This time last year we were all on a high thanks to the Olympics. They were an expensive affair but enjoyed by many. PPI, on the other hand, has benefited very few – unless of course you’re a banker.
Yes, the overall cost of the Payment Protection Insurance mis-selling scandal now exceeds £18.4bn, twice the cost of the Olympics.
Sadly one thing the Olympics and PPI mis-selling do not have in common is efficiency. The banks haven’t exactly been as speedy as Usain Bolt in dealing with the scandal.
PPI compensation costs time and money
Payment Protection Insurance is symbolic of everything that is wrong with the culture in our banks.
Three years on from banks going to Court to dispute their responsibility for PPI mis-selling (and eventually accepting defeat) the major banks still have to set aside more money. So, it’s taken longer to sort out this huge scandal than it took to build the Olympic stadium.
Banks and their senior executives have been in denial about the extent of mis-selling. Instead of facing up to their responsibilities, they said that when it came to PPI they were ‘on the side of the angels’. Others blamed customers for making fraudulent complaints.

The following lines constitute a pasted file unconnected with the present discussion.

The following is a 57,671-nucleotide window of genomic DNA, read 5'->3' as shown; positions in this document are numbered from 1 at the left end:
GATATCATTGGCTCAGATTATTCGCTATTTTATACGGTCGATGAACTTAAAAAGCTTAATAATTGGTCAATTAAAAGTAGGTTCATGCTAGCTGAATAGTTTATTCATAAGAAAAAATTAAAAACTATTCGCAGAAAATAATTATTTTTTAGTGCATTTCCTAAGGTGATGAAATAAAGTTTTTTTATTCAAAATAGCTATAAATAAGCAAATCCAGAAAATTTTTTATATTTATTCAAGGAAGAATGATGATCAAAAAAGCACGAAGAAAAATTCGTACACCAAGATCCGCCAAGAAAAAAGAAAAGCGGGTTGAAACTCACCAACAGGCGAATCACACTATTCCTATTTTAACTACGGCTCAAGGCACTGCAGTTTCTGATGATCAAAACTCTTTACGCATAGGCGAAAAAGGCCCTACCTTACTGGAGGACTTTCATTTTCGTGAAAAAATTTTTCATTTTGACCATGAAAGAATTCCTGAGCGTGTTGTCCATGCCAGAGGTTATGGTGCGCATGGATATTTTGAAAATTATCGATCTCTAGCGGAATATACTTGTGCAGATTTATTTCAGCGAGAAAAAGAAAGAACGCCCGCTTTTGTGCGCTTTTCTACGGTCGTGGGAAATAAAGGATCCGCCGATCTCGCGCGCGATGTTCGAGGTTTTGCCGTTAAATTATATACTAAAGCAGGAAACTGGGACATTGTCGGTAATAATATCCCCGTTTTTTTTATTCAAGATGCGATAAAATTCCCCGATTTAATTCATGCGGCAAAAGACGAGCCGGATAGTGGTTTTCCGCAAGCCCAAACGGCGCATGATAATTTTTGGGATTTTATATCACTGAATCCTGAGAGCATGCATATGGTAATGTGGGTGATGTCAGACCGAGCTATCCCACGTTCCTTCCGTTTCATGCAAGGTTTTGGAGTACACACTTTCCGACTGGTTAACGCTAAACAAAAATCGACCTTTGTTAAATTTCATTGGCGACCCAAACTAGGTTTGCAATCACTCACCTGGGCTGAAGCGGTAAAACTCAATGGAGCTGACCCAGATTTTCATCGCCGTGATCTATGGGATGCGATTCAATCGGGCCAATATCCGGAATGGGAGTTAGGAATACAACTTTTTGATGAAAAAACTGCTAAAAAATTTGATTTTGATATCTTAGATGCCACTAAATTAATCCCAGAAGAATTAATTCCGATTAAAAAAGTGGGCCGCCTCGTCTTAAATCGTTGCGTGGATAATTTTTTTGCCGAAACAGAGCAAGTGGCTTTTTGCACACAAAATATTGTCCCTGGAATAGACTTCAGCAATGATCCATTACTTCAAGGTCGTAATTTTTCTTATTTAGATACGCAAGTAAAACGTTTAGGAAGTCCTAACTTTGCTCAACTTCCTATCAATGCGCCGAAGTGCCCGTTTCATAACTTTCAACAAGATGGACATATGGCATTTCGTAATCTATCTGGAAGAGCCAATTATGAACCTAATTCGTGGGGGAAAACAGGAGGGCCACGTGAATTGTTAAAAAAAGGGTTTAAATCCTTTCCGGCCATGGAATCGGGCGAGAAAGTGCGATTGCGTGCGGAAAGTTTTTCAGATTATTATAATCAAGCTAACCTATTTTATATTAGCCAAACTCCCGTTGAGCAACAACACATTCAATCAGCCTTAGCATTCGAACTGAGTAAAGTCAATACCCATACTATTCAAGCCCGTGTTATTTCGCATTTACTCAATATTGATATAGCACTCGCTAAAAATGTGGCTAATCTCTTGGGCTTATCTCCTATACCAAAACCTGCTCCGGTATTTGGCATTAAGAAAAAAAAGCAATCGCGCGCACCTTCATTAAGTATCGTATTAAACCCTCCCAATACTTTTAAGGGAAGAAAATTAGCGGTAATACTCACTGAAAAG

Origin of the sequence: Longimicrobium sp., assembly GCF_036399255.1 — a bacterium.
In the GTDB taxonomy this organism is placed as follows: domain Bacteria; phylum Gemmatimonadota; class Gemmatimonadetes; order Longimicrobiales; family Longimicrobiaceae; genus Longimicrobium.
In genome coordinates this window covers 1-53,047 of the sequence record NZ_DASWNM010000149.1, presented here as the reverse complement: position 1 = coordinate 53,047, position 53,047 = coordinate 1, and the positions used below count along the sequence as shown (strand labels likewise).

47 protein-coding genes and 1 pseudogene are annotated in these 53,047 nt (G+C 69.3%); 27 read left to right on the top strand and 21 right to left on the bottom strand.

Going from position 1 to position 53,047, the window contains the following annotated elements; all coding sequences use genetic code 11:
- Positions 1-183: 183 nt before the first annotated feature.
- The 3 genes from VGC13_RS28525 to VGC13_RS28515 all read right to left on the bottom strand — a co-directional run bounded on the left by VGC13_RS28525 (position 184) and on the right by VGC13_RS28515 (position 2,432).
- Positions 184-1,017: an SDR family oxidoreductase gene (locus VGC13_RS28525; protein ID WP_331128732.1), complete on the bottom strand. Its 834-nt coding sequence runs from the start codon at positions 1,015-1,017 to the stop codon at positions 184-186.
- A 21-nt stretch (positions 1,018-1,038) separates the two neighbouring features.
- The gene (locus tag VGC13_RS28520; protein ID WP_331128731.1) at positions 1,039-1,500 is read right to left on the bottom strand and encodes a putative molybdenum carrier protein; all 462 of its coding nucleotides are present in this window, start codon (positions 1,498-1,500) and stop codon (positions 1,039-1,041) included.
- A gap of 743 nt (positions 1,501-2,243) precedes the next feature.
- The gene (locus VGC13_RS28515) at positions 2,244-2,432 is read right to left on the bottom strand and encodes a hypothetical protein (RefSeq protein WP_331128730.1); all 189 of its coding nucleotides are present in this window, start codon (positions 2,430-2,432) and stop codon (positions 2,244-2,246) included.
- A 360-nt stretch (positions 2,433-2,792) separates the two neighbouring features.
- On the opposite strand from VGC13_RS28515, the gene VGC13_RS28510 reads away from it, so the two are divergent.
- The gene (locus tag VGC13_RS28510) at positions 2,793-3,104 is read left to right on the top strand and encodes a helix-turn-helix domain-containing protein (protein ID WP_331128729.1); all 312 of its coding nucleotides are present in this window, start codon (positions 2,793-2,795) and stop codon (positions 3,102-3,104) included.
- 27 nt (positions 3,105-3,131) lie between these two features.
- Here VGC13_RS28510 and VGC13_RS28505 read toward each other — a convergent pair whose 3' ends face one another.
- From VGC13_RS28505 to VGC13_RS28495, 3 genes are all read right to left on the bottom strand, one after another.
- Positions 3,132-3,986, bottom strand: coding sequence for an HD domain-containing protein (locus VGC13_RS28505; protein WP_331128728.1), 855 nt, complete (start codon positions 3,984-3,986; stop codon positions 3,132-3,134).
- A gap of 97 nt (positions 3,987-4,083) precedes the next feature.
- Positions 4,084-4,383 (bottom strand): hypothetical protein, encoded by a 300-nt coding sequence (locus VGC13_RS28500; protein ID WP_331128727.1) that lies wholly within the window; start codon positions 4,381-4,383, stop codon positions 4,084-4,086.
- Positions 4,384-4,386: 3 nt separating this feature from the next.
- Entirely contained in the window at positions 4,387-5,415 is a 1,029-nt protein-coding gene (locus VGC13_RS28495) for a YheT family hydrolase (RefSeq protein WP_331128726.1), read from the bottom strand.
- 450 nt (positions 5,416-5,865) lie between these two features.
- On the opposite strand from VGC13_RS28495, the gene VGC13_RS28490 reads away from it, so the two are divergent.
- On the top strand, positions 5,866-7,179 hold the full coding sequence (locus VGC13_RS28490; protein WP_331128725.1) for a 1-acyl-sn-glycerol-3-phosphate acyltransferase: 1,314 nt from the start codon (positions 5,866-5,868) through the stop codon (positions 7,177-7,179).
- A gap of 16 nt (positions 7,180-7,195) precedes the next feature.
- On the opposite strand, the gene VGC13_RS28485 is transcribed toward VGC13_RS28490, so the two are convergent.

Lloyds put more money in the pot
Banks have been fobbing off consumers for too long. Delaying and frustrating consumers’ complaints and requiring them to go to our financial champion, the Financial Ombudsman to get their complaint dealt with fairly.
The financial regulator is now promising to take a stronger line with the banks. We learned this morning that it is now taking enforcement action against Lloyds for failings in the way it has dealt with PPI complaints. Well, it’s certainly not before time.
The FCA should learn from the Olympic motto and take faster and stronger action against the banks and hand out higher fines. Lloyds has already been fined £4m for its poor PPI complaint handling, but it obviously didn’t have enough effect. Only action against senior executives will encourage them to change the culture within banking.